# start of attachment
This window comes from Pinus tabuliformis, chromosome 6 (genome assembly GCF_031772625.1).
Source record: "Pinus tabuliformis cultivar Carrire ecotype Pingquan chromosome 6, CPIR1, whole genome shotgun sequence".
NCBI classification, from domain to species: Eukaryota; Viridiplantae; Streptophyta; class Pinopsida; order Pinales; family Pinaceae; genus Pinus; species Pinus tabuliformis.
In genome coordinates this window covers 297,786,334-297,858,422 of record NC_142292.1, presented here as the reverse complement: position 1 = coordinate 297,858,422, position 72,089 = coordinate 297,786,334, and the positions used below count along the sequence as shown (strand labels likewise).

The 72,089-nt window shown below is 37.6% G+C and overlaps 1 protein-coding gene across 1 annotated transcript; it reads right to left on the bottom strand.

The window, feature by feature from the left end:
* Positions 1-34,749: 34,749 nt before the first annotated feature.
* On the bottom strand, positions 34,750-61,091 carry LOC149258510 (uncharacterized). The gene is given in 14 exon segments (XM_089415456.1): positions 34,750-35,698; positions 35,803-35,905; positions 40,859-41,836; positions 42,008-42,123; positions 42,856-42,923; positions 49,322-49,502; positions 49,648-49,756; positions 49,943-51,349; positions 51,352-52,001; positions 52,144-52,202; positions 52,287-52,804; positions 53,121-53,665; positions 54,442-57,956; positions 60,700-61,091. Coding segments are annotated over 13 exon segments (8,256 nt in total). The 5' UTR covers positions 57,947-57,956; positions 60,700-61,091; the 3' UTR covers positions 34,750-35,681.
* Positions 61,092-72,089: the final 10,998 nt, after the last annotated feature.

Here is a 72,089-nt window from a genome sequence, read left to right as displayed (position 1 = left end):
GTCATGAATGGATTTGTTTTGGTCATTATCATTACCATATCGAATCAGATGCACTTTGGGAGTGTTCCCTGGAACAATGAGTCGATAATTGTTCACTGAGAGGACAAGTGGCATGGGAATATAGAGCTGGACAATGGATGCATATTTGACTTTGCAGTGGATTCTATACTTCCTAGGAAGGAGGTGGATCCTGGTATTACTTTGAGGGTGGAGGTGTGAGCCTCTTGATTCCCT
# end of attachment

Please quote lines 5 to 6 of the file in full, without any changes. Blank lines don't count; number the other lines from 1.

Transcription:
The 72,089-nt window shown below is 37.6% G+C and overlaps 1 protein-coding gene across 1 annotated transcript; it reads right to left on the bottom strand.

The window, feature by feature from the left end: